1. National security letters, administrative subpoenas that do not require judicial approval, could no longer be served on libraries, even those that offer Internet access, unless they are themselves ISPs. (NSLs are ostensibly limited to credit, financial, and communications records.)
2. People receiving NSLs would not have to tell the FBI the names of their lawyers (a requirement included in the reauthorization legislation Congress almost passed last year).
3. Recipients of Section 215 subpoenas–which are approved by the secret Foreign Intelligence Surveillance Court based on a minimal showing of "relevance," cover a broader range of records than NSLs ("any tangible thing"), and are accompanied by gag orders–could seek permission to talk about the subpoenas after waiting a year.
Pretty lame. (The Washington Post, by the way, has a much clearer account of the deal than either The Washington Times or The New York Times, both of which left me scratching my head.) But as Sen. Russell Feingold (D-Wis.) suggested when the National Secret Agency's warrantless wiretap program was first revealed, the squabbling over the PATRIOT Act seems less important now that we know President Bush reserves the right to do pretty much anything he considers appropriate to fight terrorism, regardless of what the law says. If he thinks he has the authority to secretly disregard the Foreign Intelligence Surveillance Act's restrictions on wiretaps, why should we believe that his administration is punctiliously following the legal requirements for seizing records or conducting physical searches?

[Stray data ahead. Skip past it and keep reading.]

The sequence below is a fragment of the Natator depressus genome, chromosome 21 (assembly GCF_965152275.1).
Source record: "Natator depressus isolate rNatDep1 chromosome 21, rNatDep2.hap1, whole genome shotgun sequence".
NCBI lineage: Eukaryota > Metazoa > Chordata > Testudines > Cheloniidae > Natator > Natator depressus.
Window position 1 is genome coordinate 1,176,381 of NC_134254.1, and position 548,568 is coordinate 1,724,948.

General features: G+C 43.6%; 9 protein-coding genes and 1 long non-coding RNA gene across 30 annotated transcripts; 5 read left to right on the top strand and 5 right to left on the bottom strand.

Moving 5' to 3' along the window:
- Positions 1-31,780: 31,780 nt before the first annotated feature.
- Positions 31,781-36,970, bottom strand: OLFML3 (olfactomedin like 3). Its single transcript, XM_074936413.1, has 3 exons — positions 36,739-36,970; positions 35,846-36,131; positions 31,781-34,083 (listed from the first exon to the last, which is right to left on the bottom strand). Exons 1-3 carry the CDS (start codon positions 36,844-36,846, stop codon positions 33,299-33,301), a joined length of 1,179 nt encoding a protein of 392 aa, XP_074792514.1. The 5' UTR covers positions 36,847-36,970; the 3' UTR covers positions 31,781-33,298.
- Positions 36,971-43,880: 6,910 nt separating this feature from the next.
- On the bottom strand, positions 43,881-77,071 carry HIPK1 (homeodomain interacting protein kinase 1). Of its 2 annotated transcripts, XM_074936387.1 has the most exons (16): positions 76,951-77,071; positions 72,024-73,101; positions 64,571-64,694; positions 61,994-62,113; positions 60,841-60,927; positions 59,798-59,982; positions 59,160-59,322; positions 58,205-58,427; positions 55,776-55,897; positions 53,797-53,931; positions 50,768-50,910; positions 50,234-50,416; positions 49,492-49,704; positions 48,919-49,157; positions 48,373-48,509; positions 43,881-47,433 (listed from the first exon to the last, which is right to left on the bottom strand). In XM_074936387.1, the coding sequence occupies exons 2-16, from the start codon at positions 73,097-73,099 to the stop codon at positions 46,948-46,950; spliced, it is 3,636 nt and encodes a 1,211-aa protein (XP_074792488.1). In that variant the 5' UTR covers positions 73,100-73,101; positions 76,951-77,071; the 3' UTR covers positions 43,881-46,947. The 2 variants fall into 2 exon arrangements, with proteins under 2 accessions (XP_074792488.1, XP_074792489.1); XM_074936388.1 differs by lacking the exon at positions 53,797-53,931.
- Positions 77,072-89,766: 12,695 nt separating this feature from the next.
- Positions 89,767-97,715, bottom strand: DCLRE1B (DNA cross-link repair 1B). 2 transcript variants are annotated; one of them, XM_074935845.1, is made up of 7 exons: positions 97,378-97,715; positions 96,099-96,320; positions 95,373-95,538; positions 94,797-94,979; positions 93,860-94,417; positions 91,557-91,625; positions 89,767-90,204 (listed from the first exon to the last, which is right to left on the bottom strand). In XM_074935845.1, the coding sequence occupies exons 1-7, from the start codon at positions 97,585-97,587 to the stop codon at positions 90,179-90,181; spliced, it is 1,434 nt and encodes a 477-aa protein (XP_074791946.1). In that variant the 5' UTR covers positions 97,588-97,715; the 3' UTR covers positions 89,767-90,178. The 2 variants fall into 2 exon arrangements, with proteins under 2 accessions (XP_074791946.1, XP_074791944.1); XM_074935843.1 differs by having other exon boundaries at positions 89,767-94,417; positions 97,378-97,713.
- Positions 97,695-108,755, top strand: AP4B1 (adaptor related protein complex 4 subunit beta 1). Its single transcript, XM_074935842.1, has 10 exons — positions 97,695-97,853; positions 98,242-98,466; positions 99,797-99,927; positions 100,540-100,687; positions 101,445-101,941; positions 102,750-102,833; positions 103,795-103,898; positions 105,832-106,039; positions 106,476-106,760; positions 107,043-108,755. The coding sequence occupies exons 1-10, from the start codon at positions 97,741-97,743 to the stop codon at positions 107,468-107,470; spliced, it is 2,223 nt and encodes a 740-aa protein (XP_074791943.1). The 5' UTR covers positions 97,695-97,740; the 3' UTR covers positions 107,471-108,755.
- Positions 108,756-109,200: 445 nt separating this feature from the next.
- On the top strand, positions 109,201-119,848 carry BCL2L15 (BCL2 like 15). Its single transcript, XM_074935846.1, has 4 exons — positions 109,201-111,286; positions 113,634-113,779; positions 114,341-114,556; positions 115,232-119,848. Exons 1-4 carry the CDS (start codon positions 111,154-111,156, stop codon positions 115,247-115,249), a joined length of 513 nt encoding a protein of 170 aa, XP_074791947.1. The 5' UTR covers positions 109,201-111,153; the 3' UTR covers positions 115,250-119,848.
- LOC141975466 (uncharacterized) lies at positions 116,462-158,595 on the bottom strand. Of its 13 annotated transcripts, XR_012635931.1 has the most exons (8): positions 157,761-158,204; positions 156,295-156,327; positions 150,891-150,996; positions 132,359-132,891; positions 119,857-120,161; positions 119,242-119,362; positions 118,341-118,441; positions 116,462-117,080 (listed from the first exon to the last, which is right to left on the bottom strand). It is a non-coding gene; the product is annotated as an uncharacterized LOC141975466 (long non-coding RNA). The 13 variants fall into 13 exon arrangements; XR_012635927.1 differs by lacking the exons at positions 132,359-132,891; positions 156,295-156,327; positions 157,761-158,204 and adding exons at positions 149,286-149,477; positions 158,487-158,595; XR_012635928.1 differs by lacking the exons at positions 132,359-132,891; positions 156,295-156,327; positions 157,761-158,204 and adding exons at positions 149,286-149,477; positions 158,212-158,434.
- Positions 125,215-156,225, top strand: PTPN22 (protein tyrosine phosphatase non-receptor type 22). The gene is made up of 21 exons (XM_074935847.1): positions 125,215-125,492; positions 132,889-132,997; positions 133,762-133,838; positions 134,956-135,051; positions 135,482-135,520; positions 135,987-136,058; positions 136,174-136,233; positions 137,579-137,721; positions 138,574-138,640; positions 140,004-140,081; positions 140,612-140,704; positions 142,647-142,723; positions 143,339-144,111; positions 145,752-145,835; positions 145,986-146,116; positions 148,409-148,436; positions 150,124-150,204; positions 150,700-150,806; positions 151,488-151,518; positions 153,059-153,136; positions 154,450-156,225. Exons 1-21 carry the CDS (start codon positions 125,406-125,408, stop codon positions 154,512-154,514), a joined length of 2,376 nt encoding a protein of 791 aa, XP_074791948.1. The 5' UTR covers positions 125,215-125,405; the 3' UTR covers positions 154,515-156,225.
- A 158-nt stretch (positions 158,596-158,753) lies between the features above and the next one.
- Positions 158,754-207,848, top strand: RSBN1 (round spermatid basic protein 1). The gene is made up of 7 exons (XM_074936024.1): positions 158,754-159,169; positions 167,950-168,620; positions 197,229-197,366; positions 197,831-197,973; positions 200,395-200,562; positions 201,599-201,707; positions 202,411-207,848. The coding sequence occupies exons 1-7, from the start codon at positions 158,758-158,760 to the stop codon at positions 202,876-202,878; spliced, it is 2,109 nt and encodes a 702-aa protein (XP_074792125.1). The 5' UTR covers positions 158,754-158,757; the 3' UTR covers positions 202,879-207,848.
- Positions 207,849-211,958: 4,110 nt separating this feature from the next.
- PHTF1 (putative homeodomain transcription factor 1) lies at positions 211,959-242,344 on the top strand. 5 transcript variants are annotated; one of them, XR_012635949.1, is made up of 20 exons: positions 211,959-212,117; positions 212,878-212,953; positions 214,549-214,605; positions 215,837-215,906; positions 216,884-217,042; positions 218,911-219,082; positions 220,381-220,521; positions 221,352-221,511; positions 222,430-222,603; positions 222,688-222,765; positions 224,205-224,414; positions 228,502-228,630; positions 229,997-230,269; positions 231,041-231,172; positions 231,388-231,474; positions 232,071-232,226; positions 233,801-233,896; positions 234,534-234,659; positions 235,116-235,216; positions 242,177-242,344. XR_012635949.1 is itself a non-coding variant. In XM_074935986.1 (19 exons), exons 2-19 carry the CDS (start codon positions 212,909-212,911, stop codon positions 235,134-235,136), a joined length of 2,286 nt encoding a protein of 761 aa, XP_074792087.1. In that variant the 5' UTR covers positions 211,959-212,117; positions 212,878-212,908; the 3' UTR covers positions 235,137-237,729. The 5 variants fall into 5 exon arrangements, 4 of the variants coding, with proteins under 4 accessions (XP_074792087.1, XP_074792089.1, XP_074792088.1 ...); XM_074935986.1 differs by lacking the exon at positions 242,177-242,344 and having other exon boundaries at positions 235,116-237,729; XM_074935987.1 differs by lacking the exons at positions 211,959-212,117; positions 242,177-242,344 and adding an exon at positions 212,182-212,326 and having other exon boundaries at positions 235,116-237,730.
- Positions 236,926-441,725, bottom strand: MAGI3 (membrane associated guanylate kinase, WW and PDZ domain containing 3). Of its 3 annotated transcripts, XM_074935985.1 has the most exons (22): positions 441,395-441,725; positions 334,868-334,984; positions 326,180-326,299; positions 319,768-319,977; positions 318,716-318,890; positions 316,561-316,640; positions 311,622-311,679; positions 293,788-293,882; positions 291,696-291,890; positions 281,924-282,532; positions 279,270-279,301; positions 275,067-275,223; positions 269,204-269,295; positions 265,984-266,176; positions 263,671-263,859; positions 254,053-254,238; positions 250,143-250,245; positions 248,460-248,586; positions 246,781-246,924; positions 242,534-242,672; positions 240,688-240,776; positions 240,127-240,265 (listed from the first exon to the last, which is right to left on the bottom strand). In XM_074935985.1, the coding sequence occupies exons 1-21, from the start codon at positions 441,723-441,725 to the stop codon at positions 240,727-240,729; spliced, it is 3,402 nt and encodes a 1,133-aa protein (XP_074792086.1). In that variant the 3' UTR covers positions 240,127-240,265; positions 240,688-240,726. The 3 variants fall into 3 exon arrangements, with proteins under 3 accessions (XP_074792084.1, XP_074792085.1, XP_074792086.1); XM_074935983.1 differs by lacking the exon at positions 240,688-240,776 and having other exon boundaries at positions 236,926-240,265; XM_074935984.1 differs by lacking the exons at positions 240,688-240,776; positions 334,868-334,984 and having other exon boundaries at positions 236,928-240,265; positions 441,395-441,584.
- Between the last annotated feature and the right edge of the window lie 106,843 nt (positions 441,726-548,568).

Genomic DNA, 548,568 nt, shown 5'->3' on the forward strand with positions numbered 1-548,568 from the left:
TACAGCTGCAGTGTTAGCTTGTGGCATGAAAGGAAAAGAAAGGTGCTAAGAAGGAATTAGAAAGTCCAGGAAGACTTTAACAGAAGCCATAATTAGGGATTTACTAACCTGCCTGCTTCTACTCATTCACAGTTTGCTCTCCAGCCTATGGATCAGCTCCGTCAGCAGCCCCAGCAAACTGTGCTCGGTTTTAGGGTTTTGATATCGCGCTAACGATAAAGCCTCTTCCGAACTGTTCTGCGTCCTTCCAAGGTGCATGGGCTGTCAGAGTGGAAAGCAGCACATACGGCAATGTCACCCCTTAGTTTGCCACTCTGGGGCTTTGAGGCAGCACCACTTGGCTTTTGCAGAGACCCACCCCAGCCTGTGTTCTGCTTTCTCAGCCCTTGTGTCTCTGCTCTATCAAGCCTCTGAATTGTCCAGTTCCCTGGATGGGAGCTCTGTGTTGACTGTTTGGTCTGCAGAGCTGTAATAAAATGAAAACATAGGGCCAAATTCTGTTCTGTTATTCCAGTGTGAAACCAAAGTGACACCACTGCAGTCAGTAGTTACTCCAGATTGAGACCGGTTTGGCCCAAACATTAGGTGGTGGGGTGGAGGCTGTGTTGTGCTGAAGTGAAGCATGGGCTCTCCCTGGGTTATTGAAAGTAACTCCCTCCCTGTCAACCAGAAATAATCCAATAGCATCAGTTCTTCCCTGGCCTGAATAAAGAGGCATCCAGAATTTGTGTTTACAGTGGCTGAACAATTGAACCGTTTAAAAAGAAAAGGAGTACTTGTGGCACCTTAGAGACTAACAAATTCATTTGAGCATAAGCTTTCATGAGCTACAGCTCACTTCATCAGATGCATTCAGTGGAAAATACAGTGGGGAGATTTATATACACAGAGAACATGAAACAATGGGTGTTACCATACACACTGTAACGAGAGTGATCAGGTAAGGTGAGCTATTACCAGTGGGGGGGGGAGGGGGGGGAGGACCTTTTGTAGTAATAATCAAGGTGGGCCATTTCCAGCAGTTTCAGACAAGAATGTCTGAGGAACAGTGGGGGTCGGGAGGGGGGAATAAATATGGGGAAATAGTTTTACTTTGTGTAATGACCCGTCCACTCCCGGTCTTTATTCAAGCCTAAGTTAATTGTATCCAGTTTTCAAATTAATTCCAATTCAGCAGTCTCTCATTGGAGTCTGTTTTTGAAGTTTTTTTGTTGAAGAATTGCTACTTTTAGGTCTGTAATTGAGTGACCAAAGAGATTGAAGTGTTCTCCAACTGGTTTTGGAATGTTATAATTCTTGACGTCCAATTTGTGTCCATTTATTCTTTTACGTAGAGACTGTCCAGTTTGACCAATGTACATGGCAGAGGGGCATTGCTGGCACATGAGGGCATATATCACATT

In a CBS News interview last month, Bob Schieffer asked Bush, "Do you believe there's anything a president cannot do if he…considers it necessary in an emergency like this?" Bush said "there are clear red lines" and offered two examples:
1. "I don't think a president could…order torture." (If so, it's not clear why he used a bill signing statement to signal that he won't necessarily obey the congressional ban on torture.)
2. "I don't think a president can order the assassination of a leader of another country with which we're not at war."
A good follow-up question would have been, "Is that it?" Because if that's an exhaustive list, why even bother with the PATRIOT Act?